“Visualizing social media connections, company structures, and creating family trees, are some of the common tasks that Kumu.io makes very easy on a daily basis. We do a lot of social media analysis, and it’s convenient that Kumu.io’s network maps can be easily embedded and updated simply by updating the public Google Sheet document containing the data behind the map, if that’s the type of data source that you select from the available options.”
For a quick video tutorial on how to use Kumu, click here.
Norton, the US digital security firm, gives a familiar warning about logging onto an open Wi-Fi system. “Surfing the web or transacting on an unsecured Wi-Fi network means you could be exposing your private information and browsing habits,” the company says. “That’s why a virtual private network, better known as a VPN, should be a must for anyone concerned about their online security and privacy.” NordVPN is just one of many good options for VPN providers.
According to Reporters Without Borders: “A VPN can help exclude the Internet Service Provider from tracking users’ behavior. While ISPs are often nationally regulated and legally obliged to hand over data to governments, this may differ for a VPN. Some providers may be based in countries that do not legally cooperate with your state-level adversaries.” Click here to see a comparison of VPN services, which lists the country where each provider is based, as well as the technical capabilities of each provider.
One caveat: “Users have to trust a VPN provider in that it really does what it claims to do,” warns RSF. “While users don’t have to trust their ISPs anymore, the ‘all-knowing entity’ is now the VPN.”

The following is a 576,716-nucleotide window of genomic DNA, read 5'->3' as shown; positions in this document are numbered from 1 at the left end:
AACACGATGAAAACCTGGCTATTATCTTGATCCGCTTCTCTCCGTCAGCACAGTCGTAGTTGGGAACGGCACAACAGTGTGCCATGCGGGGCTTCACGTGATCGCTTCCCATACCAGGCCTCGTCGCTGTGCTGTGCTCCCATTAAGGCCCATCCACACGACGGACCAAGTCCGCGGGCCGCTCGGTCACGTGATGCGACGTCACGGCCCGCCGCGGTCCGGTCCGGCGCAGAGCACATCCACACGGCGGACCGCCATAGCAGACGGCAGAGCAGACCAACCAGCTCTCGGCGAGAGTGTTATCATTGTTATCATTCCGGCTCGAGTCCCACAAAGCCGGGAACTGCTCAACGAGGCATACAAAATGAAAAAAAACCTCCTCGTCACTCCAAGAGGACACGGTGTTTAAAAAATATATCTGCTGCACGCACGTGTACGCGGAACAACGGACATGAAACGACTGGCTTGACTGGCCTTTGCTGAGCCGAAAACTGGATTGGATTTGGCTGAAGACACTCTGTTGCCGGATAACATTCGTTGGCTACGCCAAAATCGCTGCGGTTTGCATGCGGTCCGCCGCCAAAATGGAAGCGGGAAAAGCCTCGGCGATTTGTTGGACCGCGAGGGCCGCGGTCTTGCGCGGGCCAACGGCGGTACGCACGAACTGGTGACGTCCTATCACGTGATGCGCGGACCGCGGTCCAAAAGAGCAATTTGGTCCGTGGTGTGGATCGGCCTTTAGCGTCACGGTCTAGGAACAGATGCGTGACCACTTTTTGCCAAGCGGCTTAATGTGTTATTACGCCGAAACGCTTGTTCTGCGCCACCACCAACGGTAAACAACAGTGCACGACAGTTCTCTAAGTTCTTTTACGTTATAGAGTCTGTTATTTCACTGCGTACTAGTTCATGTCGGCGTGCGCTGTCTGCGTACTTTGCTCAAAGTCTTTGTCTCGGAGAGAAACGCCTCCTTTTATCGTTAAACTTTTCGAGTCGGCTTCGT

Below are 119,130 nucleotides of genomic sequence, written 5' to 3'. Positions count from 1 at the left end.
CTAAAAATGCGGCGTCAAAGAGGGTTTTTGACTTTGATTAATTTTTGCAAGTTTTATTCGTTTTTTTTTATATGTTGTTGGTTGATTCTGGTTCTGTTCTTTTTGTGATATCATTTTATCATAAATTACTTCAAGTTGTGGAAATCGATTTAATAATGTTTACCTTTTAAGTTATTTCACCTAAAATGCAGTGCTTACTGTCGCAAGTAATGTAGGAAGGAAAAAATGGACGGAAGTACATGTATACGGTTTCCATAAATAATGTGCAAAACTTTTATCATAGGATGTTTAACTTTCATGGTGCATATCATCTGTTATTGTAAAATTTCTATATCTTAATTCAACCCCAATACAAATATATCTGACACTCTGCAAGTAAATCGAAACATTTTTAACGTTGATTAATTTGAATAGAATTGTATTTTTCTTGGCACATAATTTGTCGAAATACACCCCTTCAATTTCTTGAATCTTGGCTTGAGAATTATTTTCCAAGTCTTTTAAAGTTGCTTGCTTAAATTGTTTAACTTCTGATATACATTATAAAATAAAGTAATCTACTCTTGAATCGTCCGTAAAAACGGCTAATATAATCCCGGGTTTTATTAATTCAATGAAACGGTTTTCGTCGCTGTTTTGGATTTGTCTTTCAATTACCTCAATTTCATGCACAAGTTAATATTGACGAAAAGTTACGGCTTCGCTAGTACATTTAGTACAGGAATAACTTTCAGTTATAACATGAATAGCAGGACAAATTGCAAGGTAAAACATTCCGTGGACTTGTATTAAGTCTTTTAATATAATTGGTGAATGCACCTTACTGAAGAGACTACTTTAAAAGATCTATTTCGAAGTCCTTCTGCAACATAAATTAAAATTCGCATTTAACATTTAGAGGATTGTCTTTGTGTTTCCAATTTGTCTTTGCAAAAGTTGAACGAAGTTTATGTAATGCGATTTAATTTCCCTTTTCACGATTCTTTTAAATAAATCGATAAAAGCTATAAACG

In an OCCRP Medium post, George Greenwood, a data journalist with The Times in London, described OCCRP’s Aleph as a “library of content that journalists should check when doing background research on a person or a company. I have a list of 10 data sources I run down when I’m backgrounding a target, and Aleph is top of the list.”
Lionell Faull explained that “every time an OCCRP journalist works from a massive set of leaks, the leaked documents go onto Aleph. So it is a database of databases, and is becoming increasingly handy for investigative journalists.”
RStudio is an open source data science tool that journalists like dataviz expert Alberto Cairo and Brazil’s Sérgio Spagnuolo consider a go-to, given its vast capabilities and the many libraries on offer. “It is very useful and not that hard to learn — at least its basics,” said Cairo. It’s a good option for those who are new to coding because it offers robust documentation and a straightforward work platform.
Our last tool is a mainstay of internet research. The Wayback Machine allows users to go “way back” to see archived captures of webpages, even if the webpages have since been taken offline. The Wayback Machine is a project of the Internet Archive, a San Francisco-based nonprofit.
Here’s a table of all our respondents for this year’s My Favorite Tools series. Many thanks to the authors who conducted interviews and wrote up the responses.
|Whose favorite tools?||Article by||Date published|
|Lionel Faull||Olivier Holmey||January 21, 2020|
|Sally Hayden||Helen Massy-Beresford||February 12, 2020|
|Susan Comrie||Lynsey Chutel||March 17, 2020|
|Ron Nixon||Olivier Holmey||March 30, 2020|
|Barbara Maseda||Kristina Puga||April 28, 2020|
|Katherine Eban||Rowan Philp||May 27, 2020|
|Martha Mendoza||Rowan Philp||June 17, 2020|
|Craig Silverman||Rowan Philp||July 15, 2020|
|Sérgio Spagnuolo||Mariel Lozada||September 1, 2020|
|Marcela Turati||Rowan Philp||September 14, 2020|
|Roman Anin||Olivier Holmey||November 4, 2020|
|Alberto Cairo||Rowan Philp||November 24, 2020|
Brian Perlman is an assistant editor at GIJN. He specializes in human rights violations research using advanced digital forensics, data science, and open source techniques. He is a graduate of the UC Berkeley Graduate School of Journalism and a former manager at the Human Rights Center at Berkeley Law.